So it’s with a towering reputation (and sky-high expectations) that Punchdrunk has returned to London, making a cluster of Grade-II listed former military buildings in Woolwich its new headquarters and transforming two adjoining buildings into the 100,000 sq ft site of The Burnt City, a walk-through experience depicting the fall of Troy – a Troy that looks, in part, like a faded Vegas.
Emily Mytton in Punchdrunk's The Burnt City. Photo: Julian Abrams.
Artistic director Felix Barrett has called upon a team of his long-term collaborators including director and choreographer Maxine Doyle, and designers Livi Vaughan and Beatrice Minns, to create the show. Together, these founding figureheads of immersive theatre have created two worlds: one, a vast open space reflecting Greek Mycenae and the other, the labyrinth of Troy. Six hundred audience members, anonymised with compulsory white masks and admitted with staggered entry, are let loose in the theatrical playground each night, meeting up to 30 characters as they explore.
The first thing to know about The Burnt City is you can’t see it all. There’s no linear narrative to follow and audiences are encouraged to splinter, follow different characters and explore intricately detailed side rooms – a paper-strewn office, a child’s bedroom – on their own.
An initial chamber, posing as an exhibition on Troy, provides some context. Here, we learn of the two revenge-fuelled myths The Burnt City is primarily based upon: Aeschylus’ Agamemnon, whereby Clytemnestra murders her husband Agamemnon to avenge their daughter Iphigenia, who he sacrificed, and Euripides’ Hecuba, in which Hecuba blinds King Polymestor and kills his sons after he murders her youngest, Priam. Snippets from both are later enacted on a loop through ritualistic, interpretive dance, with bodies writhing and contorting in pain or embracing one another, overtaken by their emotions.
Vinicius Salles, Omagbitse Omagbemi and Andrea Carrucciu in Punchdrunk's The Burnt City. Photo: Julian Abrams.
The second thing to know about the show is it’s not worth getting bogged down in trying to rationalise sequences or decipher what it all means. The illusive, dialogue-free, fragmented nature of The Burnt City can leave you feeling like there’s a wider meaning hidden in a drawer somewhere or dangling just out of reach. Instead, embrace the sheer quirkiness of it.
The arena is impressively atmospheric and gets four of your five senses working (plus the fifth, taste, if you allow yourself a break in the bar, where cabaret performers provide some light relief from all the gore). In the airy, first world, dim lighting (courtesy of F9, Ben Donoghue and Barrett himself) and Stephen Dobbie’s soundscape of jarring, doom-filled drones add an inescapable feeling of tension. Underfoot, carpeted rooms bleed into soft, sandy outbacks, while on tables, a liberal spread of props can be pored over in the good faith that you won’t pocket a notebook, glass or creepy doll’s head as a keepsake.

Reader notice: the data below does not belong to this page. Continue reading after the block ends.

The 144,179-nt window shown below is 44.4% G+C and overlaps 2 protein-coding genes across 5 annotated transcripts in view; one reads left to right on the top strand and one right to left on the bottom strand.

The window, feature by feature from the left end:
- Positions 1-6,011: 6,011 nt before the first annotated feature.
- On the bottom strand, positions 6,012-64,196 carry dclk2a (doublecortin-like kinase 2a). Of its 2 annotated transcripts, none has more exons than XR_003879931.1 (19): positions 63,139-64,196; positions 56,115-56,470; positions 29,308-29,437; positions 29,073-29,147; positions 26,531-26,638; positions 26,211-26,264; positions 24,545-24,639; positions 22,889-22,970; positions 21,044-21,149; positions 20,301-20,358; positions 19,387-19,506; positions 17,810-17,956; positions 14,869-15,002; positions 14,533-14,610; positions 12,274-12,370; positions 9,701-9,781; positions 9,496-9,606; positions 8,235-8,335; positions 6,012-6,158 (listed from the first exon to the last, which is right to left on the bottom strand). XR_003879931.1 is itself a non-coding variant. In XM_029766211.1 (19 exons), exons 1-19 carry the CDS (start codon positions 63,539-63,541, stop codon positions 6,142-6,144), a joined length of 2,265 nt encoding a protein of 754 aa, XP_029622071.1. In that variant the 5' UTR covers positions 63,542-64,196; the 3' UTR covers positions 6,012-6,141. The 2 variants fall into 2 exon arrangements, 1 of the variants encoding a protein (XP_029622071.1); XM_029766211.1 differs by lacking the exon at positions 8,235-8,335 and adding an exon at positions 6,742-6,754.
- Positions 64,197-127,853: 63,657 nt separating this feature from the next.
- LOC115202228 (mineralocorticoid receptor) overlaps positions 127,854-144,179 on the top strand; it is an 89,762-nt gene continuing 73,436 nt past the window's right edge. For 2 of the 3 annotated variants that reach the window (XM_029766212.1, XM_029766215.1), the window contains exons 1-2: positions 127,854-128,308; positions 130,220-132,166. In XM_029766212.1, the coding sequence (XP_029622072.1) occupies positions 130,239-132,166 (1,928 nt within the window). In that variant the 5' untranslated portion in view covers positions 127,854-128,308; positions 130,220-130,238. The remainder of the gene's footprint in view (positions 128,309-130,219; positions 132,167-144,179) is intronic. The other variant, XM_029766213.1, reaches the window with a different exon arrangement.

Head through passport control, where beds are waiting for travellers whose documents can’t be processed, and a second, far more dense world of dark corridors and abandoned shops, lit by the glow of vending machines, retro arcade games and flickering neon signs, provides more opportunity for exploring solo, though at the expense of a coherent plot.
Yilin Kong in Punchdrunk's The Burnt City. Photo: Julian Abrams.
There’s no ‘right’ way of approaching The Burnt City. As Punchdrunk veterans will know, ‘fortune favours the brave’ in the sense that leaving the masses and following an individual character can reveal hidden pockets of action. But, there’s always the potential to be led astray or into a dead end. If you’re lucky, you might be chosen by a character and led into a secret area of the site. Do, at some point, leave the group, open a door or duck under a curtain, and explore a space alone.
The Burnt City culminates – and credit must go to the supporting staff for the slick operation of directing hundreds of roaming visitors back together – in two finales, one in each world. This reviewer found the ending in Troy anticlimactic, perhaps because they’d been too busy pondering a bed covered in toy owls to follow the build-up. Comparing notes afterwards, it sounded like a more moving final sequence was playing out over in Mycenae.
This dud note didn’t detract from the sprawling, all-encompassing mastery of the production, though. If anything, it’s made this reviewer resolve to return in the future and attempt to uncover further corners of The Burnt City.
|What||Punchdrunk’s The Burnt City, Woolwich Works review|
|Where||Woolwich Works , The Fireworks Factory, 11 No 1 St, Royal Arsenal, London , SE18 6HD | MAP|
|Nearest tube||Woolwich Arsenal (underground)|
22 Mar 22 – 28 Aug 22, 6:30 PM – 9:30 PM
|Website||Click here for more information and to book|